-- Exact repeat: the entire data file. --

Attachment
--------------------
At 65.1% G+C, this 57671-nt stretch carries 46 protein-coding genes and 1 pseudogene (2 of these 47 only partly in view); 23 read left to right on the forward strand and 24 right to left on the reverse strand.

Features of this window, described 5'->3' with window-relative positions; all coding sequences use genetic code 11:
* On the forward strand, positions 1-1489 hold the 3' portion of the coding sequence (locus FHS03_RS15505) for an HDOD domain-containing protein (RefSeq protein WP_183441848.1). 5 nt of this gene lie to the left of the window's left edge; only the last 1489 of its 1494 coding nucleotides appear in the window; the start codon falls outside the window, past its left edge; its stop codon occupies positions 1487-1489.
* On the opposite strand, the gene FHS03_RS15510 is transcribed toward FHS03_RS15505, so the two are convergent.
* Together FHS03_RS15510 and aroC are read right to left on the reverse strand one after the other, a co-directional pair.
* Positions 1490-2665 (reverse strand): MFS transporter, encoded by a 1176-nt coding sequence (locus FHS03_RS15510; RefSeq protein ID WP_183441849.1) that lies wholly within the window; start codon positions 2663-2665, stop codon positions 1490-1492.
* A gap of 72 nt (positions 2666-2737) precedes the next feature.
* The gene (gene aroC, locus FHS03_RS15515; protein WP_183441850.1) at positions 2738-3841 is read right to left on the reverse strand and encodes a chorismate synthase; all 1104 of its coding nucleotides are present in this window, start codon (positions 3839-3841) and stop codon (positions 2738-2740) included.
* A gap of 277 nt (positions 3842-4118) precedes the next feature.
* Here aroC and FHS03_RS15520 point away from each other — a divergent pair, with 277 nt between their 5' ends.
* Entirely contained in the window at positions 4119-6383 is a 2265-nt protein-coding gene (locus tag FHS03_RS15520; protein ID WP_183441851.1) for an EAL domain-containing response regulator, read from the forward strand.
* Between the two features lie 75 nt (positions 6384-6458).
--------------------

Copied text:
At 65.1% G+C, this 57671-nt stretch carries 46 protein-coding genes and 1 pseudogene (2 of these 47 only partly in view); 23 read left to right on the forward strand and 24 right to left on the reverse strand.

Features of this window, described 5'->3' with window-relative positions; all coding sequences use genetic code 11:
* On the forward strand, positions 1-1489 hold the 3' portion of the coding sequence (locus FHS03_RS15505) for an HDOD domain-containing protein (RefSeq protein WP_183441848.1). 5 nt of this gene lie to the left of the window's left edge; only the last 1489 of its 1494 coding nucleotides appear in the window; the start codon falls outside the window, past its left edge; its stop codon occupies positions 1487-1489.
* On the opposite strand, the gene FHS03_RS15510 is transcribed toward FHS03_RS15505, so the two are convergent.
* Together FHS03_RS15510 and aroC are read right to left on the reverse strand one after the other, a co-directional pair.
* Positions 1490-2665 (reverse strand): MFS transporter, encoded by a 1176-nt coding sequence (locus FHS03_RS15510; RefSeq protein ID WP_183441849.1) that lies wholly within the window; start codon positions 2663-2665, stop codon positions 1490-1492.
* A gap of 72 nt (positions 2666-2737) precedes the next feature.
* The gene (gene aroC, locus FHS03_RS15515; protein WP_183441850.1) at positions 2738-3841 is read right to left on the reverse strand and encodes a chorismate synthase; all 1104 of its coding nucleotides are present in this window, start codon (positions 3839-3841) and stop codon (positions 2738-2740) included.
* A gap of 277 nt (positions 3842-4118) precedes the next feature.
* Here aroC and FHS03_RS15520 point away from each other — a divergent pair, with 277 nt between their 5' ends.
* Entirely contained in the window at positions 4119-6383 is a 2265-nt protein-coding gene (locus tag FHS03_RS15520; protein ID WP_183441851.1) for an EAL domain-containing response regulator, read from the forward strand.
* Between the two features lie 75 nt (positions 6384-6458).